Structural changes in the brains of sufferers can be useful for indicating how conditions came about. However, the brain is plastic and able to change over time, making identifying differences difficult. On the other hand, plasticity means that people who have had strokes or traumatic brain injuries can relearn lost abilities using intact parts of their brains. This corresponds to the brain finding new pathways which avoid the old, damaged areas. Through understanding plasticity, there's a chance we could harness it to help people with brain damage or mental illness.
Learn more about Rewiring the Brain.
DiseaseEvidence suggest diseases not only damage your body, but might affect your personality and mental health. Studies have cited how the flu jab (which contains disabled flu viruses) drives people to socialise, and sufferers of STIs like AIDS and syphilis feel an increased sexual urge at certain stages of infection. This makes evolutionary sense – if diseases can affect our brain, surely they’d want to persuade us to do the things most likely to increase infection and spread of the disease? Toxoplasma gondii is a parasitic protozoan that causes risk-taking behaviours in rats, increasing their chances of being eaten by cats, and may also affect people. Tuberous sclerosis, an illness that produces tumours throughout the body and brain, has been shown to occasionally trigger autism.
Porphyria, the "vampire disease" is also linked to mental health – a malfunction in the production of haem proteins leading to the build up of porphyrins in the blood – which leads to a variety of symptoms including sensitivity to sunlight and poor mental health. In 20% of people, it has been linked to a genetic mutation; scientists are still exploring environmental triggers for the other 80%, and its not clear whether mental health deterioration is part of the disease or caused by it.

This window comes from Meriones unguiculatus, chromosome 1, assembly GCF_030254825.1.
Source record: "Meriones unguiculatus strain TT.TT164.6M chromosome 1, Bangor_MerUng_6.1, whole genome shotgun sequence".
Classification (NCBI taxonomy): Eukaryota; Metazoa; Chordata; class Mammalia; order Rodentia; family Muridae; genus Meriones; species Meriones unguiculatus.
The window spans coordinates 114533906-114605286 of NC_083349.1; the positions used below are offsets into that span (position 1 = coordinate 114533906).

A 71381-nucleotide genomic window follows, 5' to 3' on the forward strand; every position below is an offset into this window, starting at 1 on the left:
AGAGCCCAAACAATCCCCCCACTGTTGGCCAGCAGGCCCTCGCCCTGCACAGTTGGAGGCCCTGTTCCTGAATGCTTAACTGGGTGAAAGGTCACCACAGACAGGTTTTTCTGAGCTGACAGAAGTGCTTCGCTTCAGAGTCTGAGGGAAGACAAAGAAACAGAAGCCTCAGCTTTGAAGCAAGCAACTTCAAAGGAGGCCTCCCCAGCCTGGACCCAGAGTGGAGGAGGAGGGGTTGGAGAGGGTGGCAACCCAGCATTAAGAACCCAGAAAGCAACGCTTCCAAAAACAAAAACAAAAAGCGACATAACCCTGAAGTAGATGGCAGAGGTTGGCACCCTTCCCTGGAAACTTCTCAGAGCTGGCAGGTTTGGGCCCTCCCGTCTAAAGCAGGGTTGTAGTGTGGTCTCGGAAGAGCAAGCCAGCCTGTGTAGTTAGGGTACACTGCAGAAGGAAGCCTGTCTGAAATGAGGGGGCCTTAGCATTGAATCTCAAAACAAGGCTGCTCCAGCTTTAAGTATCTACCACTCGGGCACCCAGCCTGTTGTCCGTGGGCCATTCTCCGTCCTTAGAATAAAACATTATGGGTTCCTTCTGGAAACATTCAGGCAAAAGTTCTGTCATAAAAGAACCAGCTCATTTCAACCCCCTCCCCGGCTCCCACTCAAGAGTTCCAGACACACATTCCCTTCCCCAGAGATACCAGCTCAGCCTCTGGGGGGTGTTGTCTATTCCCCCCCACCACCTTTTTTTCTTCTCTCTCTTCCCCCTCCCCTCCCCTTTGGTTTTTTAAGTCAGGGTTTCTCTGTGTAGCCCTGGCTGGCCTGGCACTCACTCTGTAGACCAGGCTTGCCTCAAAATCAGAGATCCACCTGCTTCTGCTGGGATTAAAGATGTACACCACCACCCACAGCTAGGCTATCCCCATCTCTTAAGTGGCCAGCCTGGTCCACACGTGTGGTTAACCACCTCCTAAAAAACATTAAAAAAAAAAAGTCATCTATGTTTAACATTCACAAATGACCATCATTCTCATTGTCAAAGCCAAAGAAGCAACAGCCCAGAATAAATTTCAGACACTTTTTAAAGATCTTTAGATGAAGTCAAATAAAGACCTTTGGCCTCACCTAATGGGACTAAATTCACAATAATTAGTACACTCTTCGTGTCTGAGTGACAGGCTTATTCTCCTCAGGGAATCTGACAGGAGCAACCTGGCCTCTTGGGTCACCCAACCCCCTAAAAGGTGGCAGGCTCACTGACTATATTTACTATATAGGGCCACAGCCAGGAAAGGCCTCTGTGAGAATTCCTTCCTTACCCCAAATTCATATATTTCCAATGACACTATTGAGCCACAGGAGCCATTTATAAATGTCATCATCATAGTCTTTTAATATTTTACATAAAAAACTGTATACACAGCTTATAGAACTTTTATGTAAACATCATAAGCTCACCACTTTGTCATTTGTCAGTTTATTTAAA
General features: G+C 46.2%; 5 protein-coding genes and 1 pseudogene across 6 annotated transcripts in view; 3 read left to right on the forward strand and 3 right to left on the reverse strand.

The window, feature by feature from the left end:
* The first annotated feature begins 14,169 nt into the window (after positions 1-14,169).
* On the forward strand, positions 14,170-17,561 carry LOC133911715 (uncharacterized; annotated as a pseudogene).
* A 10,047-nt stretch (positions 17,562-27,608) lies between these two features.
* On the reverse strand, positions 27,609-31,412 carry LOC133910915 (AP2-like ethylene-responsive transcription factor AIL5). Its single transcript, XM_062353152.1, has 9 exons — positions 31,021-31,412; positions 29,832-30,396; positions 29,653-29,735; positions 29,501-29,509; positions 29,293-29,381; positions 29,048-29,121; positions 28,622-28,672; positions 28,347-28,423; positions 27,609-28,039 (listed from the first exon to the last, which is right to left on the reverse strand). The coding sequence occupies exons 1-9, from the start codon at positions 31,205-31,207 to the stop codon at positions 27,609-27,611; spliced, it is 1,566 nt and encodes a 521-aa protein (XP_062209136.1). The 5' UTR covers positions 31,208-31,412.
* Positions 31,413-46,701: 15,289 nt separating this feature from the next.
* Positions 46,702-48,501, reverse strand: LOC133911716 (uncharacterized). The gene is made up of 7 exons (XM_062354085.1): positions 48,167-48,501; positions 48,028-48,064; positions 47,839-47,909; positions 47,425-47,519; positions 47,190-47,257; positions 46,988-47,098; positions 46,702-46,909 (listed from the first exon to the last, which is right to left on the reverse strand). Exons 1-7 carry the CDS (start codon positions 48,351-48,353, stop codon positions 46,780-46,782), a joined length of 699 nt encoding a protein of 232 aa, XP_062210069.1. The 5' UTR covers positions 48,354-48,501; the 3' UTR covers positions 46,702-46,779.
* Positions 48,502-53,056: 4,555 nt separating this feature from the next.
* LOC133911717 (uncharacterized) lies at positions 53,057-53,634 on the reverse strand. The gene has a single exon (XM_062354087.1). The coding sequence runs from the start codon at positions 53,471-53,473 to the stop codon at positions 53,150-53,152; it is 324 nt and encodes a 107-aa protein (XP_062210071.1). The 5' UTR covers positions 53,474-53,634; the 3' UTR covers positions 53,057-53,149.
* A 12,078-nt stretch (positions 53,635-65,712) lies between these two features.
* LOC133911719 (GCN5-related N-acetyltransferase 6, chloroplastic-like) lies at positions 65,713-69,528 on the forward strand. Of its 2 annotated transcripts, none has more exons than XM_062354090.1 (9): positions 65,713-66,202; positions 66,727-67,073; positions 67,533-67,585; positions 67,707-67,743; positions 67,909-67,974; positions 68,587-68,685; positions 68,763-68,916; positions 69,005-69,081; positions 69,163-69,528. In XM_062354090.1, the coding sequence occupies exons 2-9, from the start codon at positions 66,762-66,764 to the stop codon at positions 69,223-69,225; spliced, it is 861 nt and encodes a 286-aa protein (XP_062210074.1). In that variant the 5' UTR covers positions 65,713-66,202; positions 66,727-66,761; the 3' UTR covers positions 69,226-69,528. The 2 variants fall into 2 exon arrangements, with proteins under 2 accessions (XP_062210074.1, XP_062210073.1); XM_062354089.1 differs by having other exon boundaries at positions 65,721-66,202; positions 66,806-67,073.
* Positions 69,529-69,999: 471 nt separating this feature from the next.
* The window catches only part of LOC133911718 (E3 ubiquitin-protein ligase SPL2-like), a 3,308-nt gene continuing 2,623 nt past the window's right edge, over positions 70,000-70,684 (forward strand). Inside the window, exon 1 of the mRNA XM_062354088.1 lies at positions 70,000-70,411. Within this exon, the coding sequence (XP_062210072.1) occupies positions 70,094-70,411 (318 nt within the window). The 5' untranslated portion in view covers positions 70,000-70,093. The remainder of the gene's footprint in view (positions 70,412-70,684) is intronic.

CreativityFor some reason, creative professions are over-represented when surveying people with mental illness, particularly schizophrenia and bipolar disorder. It isn’t clear whether this is a direct link, or whether a third factor is involved... perhaps the stress of trying to make a living as an artist! One theory is that periods of mania or psychosis, so long as they aren’t severe enough to completely disable the person, can open their minds to new ideas, and the formation of new links and connections, so helping the creative process. Or it could be that the extreme emotions felt by sufferers lend themselves very well to being the basis of writing or art. However it could equally be that people with mental illness are simply drawn to creative professions as a way to express themselves, or because they struggle to work in more structured jobs. Some individuals unleash their creativity for the first time following brain damage, suddenly developing new skills such as composing or drawing. These new abilities have even been seen as a result of progressing dementia. One theory is that certain brain areas actually but the brakes on creativity, so damage to these areas can release it.
PsychedelicsIn order to better understand how the brain works – and breaks – some scientists have experimented with psychedelics. There is a suggestion that they may unlock new areas of the brain. But is the human brain on psychedelics actually comparable to the human brain without them? Injections of psychedelics are still used now under controlled conditions to see how they affect abilities such as maths and drawing and they change brains on electroencephalograms (ECGs). Researchers suggest that this research might lead to treatments for anxiety and depression.
AntidepressantsMost antidepressants work by changing the levels of neurotransmitters in the brain. These molecules carry signals between neurons, and are thought to be involved in regulating mood. Tricyclic antidepressants (TCAs) and selective serotonin reuptake inhibitors (SSRIs) are commonly prescribed and seem to be effective after 2-3 weeks. However the brain is highly complicated, and changing neurotransmitter levels in one area can have knock on effects on the whole brain, even reducing the levels of the same neurotransmitter in other areas. Antidepressants have also been shown to increase the number of new neurons produced in certain areas of a rat's brain, which could suggest a whole new mechanism for their efficacy. It isn’t known which of these mechanisms explains antidepressant’s effectiveness, or why they only work in some people.